A brief history of social media

Are you older than the very first social media network?

We think of social media as a relatively new phenomenon, so you might be surprised to see just how early our social media timeline starts.

Brief history of social media

Where the social media timeline starts really depends on which definition of ‘social media’ you want to use. We’re going to start with the initial Bulletin Board System (BBS) that allowed users to share information with their chosen social ‘networks’

  • 1979 – BBS: These were the first pre-internet online forums that meant users could message each other and exchange, upload and download files via a central system accesses via modem.
  • 1980 – Usenet: Functioning in much the same way as BBS, Usenet relied on a constantly changing conglomeration of servers that shared messages in ‘newsfeeds’ Usenet is at the start of our timeline also because it was Usenet that was the social media channel where common terms such as ‘FAQ’, ‘spam’ and ‘flame’ were first used.
  • 1981 – CompuServe: While this service started life back in the 1970s as a mainframe computer communication system, it expanded into the public domain over the1980s, allowing users to create and access online forums, share files, chat and message each other using internet-based email addresses.
  • 1985 – AOL: More recognised for its role in spreading the popularity of the internet than as a social networking website, it was AOL that started member-created communities and a searchable member profile database.
  • 1995 – was the first social media site where searching for long-lost contacts was really the name of the game. is still operating and is home to some 57 million profiles.
  • 1997 – A lot happened in the 1990s, but for social media it was a site called, based on the theory that everyone is only six connections away from everyone else that progressed the social media concept.
  • 2002 – Friendster: This website was really just a more popular, refined version of It is no longer classed as social media but still exists as an online gaming network.
  • 2003 – LinkedIn: Starting to recognise some of these names? LinkedIn is still going strong as any one of the 467 million members will tell you. By carving a very strong niche in the business community, LinkedIn has managed to not only stay afloat for over 10 years, but flourish.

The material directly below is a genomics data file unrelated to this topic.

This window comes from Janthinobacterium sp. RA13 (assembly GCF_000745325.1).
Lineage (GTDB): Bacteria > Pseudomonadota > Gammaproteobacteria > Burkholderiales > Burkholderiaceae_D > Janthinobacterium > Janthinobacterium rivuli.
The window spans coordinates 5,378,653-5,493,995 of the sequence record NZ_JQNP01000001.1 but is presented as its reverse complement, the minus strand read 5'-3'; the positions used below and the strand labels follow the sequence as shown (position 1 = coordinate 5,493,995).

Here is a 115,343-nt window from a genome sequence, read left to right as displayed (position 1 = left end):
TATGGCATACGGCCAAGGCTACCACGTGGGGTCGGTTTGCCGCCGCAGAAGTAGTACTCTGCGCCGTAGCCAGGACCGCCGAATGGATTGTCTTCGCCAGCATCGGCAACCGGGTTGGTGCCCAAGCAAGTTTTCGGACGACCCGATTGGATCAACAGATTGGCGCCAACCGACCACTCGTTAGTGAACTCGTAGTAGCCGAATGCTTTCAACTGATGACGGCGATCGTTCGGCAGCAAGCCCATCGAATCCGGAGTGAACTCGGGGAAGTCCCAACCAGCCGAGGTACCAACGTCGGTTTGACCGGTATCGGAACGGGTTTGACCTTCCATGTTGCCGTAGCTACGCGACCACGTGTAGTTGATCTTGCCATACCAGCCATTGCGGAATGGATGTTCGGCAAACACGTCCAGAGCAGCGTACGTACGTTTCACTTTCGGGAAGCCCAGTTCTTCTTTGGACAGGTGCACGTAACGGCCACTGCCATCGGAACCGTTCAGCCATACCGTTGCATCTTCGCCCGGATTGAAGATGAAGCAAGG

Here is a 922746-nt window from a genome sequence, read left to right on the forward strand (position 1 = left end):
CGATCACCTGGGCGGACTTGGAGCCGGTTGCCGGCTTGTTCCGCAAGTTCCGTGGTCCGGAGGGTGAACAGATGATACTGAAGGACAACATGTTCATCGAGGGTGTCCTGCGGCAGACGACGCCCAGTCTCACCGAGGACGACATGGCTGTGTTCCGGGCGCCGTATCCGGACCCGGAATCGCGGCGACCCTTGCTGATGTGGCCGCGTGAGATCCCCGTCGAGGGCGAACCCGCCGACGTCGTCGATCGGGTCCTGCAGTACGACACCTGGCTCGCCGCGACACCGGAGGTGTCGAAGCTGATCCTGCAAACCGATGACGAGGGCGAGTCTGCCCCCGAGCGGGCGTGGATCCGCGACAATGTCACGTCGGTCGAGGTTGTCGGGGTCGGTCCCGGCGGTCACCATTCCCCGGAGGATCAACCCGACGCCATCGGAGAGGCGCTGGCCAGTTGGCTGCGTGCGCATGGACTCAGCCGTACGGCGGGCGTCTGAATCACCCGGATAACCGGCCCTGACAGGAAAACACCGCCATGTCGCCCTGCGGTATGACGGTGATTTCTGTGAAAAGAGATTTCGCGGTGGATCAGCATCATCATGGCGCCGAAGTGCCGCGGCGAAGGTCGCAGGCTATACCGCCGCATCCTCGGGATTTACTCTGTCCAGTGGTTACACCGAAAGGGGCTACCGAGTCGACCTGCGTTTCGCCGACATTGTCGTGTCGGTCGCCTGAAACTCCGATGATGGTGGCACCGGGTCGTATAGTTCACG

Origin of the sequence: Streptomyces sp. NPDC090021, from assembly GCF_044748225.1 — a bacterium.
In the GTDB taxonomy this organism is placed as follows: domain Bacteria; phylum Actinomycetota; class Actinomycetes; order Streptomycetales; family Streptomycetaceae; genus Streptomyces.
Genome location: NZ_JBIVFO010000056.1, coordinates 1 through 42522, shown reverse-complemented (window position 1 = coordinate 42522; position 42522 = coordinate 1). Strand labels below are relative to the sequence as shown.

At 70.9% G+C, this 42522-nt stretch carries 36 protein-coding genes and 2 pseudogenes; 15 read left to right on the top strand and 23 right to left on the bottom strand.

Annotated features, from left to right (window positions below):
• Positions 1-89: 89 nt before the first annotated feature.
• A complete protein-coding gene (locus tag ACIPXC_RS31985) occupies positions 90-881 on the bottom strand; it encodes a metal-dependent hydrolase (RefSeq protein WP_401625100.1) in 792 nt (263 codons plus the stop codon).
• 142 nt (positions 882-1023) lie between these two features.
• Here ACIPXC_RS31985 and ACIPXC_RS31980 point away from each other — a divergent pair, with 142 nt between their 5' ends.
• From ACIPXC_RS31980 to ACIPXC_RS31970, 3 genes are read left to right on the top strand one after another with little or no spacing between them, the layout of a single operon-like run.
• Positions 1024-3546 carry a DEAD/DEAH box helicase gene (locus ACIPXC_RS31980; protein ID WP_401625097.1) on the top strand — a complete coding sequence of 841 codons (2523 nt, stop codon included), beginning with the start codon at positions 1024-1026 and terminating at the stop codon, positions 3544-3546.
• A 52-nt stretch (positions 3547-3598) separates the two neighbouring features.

• 2003 – MySpace: For a while, this website was the definition of social media, with over 1 million people signing up to the site in its first month. The downfall of MySpace saw one of the most popular websites in the world become virtually extinct.
  • 2004 – Facebook: The history of Facebook is well documented, chances are you’re on Facebook and like the other 1.79 billion active users, can’t get through the day without scrolling through your newsfeed of the world’s number 1 social network. Facebook is also credited as the pioneer of social media marketing for business.
  • 2006 – Twitter: Initially Twitter competed with Facebook for global domination, but it’s always had a more restricted audience thanks to its 140 character limit. Today, the microblogging service has an estimated 320 million users.
  • 2005 – YouTube: It’s hard to image life without YouTube and harder still to remember what you were watching back in 2005. The video-based social media site was purchased by Google a year after it was founded and today competes with mainstream media.
  • 2010 – Flickr: This was one of the first photo sharing websites and is still one of the most popular, despite the continued rise of our next timeline star…
  • 2010 – Instagram: This social channel has changed the way the world takes photos. Instagram’s filters and hashtags has propelled this social media channel firmly into the favourites list of it’s more than 600 million monthly users.
  • 2010 – Pinterest: Combining the visual beauty of Instagram with the ability to scroll through feeds and create virtual pin boards, Pinterest has continued to grow beyond its first big fans from the crafting and decorating communities. Together with Instagram, Pinterest in the latest battleground of social media marketing.
  • 2011 – Google+: The internet giant is determined to crack social media and Google+ was the follow-up to its first failure, Google Buzz. The network is home to over millions of active users, but shows no signs of providing Facebook with any competition for the top spot on the social media ladder.
  • 2011 – Snapchat: Huge with the cool kids, Snapchat’s USP is that images or ‘snaps’ are auto-deleted. It has also used facial recognition technology to create its popular ‘lenses’ feature that allows users to take photos of themselves with puppy ears, blowing bubbles, dressed as Harry Potter, etc.  It’s user base continues to grow with the company claiming to have over 160 million daily active users
  • 2015 – Periscope: This is where we’ll leave our timeline, with Twitter’s livestreaming app. It’s not as popular as Facebook Live, but it did get to market first and live video streaming is currently where the action is across the social media landscape.

What next?

That’s the multi-billion dollar question. No-one could have predicted the meteoric rise of Facebook or the global market domination this social network now has. What’s not in dispute is that social media is here to stay and has become an increasingly cost-effective way to engage with potential customers. No digital strategy is complete without considering the reach of social media.

iFactory manages social media and digital marketing for a diverse range of clients across a variety of industries. For more information about how your business can benefit from the power of social media, contact us today.

Read more insights